By The Lenspeed Team

Lenspeed gets its hands on Volkswagen’s most potent Golf R

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510km in three days with the Golf R, and Lenspeed should be more than ready to give a balanced review of Volkswagen’s seventh-generation Golf pumped with turbocharged steroids. To be honest, we were wishing for a back-to-back comparison with another hot hatch, but when the subject comes in the form of VW’s most powerful Golf R, it should be sufficient to carve a story capable of whetting any petrolhead’’s appetite.

Our test unit came with a mileage of 7750km, which means that it has been trashed and tested by other journalists. Not that we’re complaining, because we prefer to try one that is past its run-in period – that’s normally the time when the car starts to reveal its true character.

Stepping into the cabin reveals familiar features found in other variants of the Golf hierarchy, only to be reminded by a couple of “R” logos adding to the badge snobbery.

Inner workings disclose a couple of important mechanical tweaks to justify the price tag over the Mk7 GTI too. The springs are firmer than the Mk7 GTI and sits 5mm closer to the tarmac, and it also comes with the flexibility to toggle with the suspension setup. And probably the most costly input for the R will be the Haldex all-wheel drive system that sends torque to the rubber in need of more grip faster than a blink of an eye.

On paper, it surges to the century mark in five seconds with the help of 280bhp and 380Nm. And yes it does feel fast. Once you get over the initial turbo inertia, you get whisked away by the mid range punch that sucks you in the horizon, huffing and puffing away till redline and only backing off until you ease off the pedal. It is a car that sweeps through straights with blistering pace, and more often than not it makes you feel like a champion behind the wheel.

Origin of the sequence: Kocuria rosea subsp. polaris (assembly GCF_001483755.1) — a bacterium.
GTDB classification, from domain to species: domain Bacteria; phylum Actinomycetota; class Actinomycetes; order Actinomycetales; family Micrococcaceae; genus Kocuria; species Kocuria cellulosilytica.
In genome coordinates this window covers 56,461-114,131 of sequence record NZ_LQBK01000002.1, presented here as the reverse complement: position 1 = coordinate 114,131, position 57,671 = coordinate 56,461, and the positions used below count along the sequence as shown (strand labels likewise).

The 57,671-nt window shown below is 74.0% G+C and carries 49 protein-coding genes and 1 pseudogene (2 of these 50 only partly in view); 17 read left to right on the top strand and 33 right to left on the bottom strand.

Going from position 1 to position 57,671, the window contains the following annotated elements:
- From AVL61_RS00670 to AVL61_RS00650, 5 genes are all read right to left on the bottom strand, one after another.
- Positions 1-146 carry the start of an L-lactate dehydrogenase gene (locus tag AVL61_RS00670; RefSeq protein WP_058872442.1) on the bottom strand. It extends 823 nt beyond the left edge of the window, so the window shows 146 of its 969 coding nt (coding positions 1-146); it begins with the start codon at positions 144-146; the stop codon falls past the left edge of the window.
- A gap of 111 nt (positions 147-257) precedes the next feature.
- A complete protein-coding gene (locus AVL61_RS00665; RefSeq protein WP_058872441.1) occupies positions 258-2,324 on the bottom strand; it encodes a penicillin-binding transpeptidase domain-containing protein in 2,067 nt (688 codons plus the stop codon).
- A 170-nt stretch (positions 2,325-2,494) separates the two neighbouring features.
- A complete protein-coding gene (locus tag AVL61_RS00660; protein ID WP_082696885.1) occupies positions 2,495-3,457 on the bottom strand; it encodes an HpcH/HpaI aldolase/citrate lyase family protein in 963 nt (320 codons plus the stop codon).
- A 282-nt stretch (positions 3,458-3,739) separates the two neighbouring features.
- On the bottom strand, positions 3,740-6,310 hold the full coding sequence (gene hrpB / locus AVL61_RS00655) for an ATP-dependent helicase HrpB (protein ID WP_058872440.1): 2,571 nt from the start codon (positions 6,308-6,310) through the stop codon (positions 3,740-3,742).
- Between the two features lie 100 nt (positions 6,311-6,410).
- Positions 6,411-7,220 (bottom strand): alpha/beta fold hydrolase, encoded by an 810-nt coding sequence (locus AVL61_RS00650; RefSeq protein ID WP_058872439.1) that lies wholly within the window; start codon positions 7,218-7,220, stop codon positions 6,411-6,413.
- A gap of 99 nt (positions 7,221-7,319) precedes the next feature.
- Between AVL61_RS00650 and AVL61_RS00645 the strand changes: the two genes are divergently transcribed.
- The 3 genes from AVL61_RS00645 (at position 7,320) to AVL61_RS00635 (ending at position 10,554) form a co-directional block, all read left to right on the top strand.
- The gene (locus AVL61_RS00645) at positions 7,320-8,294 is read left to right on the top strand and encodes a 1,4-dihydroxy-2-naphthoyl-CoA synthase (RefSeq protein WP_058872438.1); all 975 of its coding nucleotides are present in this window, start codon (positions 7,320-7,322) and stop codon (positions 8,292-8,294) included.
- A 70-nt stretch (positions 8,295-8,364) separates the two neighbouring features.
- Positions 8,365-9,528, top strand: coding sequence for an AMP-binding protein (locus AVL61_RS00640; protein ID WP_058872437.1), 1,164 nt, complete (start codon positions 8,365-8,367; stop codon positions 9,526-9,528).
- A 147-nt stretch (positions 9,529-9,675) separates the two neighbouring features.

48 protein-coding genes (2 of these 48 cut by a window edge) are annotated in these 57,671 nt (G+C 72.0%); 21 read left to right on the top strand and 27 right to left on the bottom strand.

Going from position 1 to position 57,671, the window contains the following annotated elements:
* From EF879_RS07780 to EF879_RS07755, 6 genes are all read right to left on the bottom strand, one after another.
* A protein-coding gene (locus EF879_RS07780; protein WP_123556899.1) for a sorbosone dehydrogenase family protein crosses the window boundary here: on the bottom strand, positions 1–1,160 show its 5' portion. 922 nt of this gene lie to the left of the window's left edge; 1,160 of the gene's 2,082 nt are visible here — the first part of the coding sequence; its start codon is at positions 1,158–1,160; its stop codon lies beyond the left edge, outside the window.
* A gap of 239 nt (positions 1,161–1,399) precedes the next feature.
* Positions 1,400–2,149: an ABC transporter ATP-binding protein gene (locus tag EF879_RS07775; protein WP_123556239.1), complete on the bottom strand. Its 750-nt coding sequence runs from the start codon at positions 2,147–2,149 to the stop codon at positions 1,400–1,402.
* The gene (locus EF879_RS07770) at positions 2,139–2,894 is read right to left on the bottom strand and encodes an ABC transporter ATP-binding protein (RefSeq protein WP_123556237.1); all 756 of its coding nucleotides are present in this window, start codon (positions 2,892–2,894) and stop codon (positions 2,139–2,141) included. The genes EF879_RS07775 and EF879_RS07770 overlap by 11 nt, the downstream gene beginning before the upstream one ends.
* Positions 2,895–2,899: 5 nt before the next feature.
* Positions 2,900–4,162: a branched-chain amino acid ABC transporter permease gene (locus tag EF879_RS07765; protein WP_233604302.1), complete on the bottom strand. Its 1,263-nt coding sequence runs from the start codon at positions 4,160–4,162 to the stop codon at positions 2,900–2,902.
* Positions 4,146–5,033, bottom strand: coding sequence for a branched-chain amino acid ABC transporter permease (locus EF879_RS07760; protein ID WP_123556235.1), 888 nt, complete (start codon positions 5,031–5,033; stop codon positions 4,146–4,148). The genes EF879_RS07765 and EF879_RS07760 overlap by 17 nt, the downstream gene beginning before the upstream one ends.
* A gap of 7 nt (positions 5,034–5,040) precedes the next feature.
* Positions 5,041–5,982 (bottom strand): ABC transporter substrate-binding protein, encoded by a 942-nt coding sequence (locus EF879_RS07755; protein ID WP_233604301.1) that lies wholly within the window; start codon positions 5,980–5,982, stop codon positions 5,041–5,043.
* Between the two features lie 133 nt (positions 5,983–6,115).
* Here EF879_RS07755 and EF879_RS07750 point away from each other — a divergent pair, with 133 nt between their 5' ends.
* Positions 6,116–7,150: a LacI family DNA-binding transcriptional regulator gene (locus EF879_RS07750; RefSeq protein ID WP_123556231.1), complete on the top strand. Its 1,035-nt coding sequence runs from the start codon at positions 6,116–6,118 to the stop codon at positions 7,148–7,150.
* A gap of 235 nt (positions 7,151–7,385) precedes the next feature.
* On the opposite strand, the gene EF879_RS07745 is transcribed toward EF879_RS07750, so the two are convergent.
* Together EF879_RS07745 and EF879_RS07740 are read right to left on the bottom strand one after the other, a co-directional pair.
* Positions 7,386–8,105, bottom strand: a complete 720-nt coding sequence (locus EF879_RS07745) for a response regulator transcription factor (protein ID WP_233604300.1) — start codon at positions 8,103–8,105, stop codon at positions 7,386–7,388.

“If you keep it neat and tidy, there is a fluid rhythm to the chassis that works seamlessly with the suspension, and this positive stroke of mechanical genius from the underpinnings allow you to toggle with throttle adjustability in mid-corners.”

It has the soundtrack to complement its quick strides too. Exhaust notes are “synthetically enhanced” by the speakers for more vocal “charisma”, but to be honest it still sounds better than a muted cabin (I’m sure our acoustic specialist Chor might have a word with me after this!). You get a boomy bellow under 2000rpm before the turbo settles into rapid-fire mode. In full swing above 4000rpm the resonance in “Race” mode is enough to send tingles down your spine and echoes throughout the emptiness of the night – it is loud, very loud, and most of the time you will hear it before you even spot a hint of Lapiz Blue lurking in the shadows.

When ploughing through gears on the limit even on full-bore upshifts, there are no hints of torque steer, and with the help of the latest generation Haldex to sprawl torque on all fours, you could even chuck it round a sweeper on boost and the electronics will sniff out the corner in need of more traction. It’s mentioned that this trickery can send 100% of the torque to the rear axle, something that we have yet to explore in a controlled environment. But if you keep it neat and tidy, there is a fluid rhythm to the chassis that works seamlessly with the suspension, and this positive stroke of mechanical genius you get from the underpinnings allow you to toggle with throttle adjustability in mid-corners. There’s sufficient fun to be had with this MQB-derived chassis, even though it’s more reassuring than outright captivating.

If you are looking for more mid-corner adjustability, the Mk7 GTI would suffice, as it has that innate ability (possibly due to a lighter drivetrain) to be playful. You could get the tail washing wide and enjoy some lift-off oversteer as you pitch it in hard with help from the quick steering rack, but yet it possesses the finesse from the chassis to keep things well sorted. The Golf R, on the other hand, is reassuringly fast, and on a properly wet switchback, we doubt many this price point can match its savage cross-country pace. Effortless motoring for the petrolhead does not come much better and faster than this.

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